The tenant-landlord relationship can be pretty different for each situations. In some situations, the relationship stays very friendly and open. In other cases, misunderstandings can lead to a tarnished relationships over time. But for a landlord and tenant to cooperators appropriately, there has to be understanding between the two.
A lot of confusion surrounds who should pay for certain services and expenses—and this topic is no exception. Security is a bit of a gray area about who should be maintaining it.
Responsibilities of the Landlord
The laws for what a landlord must pay for varies from sate to state. But there are still some similarities. The landlord (or property management) is responsible for renting out the property to other people and making sure said property is ready to move into and live in. Basically, the owner must make the space “habitable” for those living there, including full function of heating, electrical systems, and protection from the elements.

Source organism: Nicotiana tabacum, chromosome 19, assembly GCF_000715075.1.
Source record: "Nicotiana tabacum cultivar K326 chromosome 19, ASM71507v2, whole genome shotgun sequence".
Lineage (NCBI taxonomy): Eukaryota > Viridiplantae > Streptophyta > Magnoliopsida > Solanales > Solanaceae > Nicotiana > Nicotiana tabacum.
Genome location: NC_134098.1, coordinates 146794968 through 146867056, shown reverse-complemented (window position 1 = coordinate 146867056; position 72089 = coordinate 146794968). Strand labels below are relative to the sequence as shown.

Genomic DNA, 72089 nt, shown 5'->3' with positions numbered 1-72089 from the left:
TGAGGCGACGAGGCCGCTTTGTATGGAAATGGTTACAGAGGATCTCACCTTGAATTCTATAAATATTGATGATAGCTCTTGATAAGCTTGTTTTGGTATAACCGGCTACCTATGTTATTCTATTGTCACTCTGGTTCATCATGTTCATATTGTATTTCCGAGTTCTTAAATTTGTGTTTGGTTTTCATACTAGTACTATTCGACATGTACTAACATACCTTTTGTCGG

Besides this, basic security measures must also be handled to ensure safety of tenants.
Responsibilities of the Tenant
The responsibilities of the tenant are under the same laws set for the landlord. For the tenant, housekeeping is key. They must take care of all amenities they’ve been provided and will have to replace any damages.
Some problem tenants have the false impression that rent is the only expense they have to worry about, but that’s just not true.
So, Who’s Responsible for Security?
The responsibility of maintaining home security is pretty much split evenly between the landlord AND the tenant. One one hand, the landlord must make sure all of the basic safety measures are there, such as emergency exits, deadbolts, and window locks.
And the owner must also control upkeep of the security measures so they function correctly over time.
On the other side, tenants hold the responsibility if they damage something (or someone on their property that they know damages something). Or, if the tenant decides to add their own additional security measures to the home, they will then be responsible for those extras. If the tenant wishes to make these additions, they should notify the landlord.
The most successful tenant-landlord relationships are built on mutual understanding about where responsibilities lie. If you can attain this with your tenant(s), it will be much easier to talk about areas like security maintenance.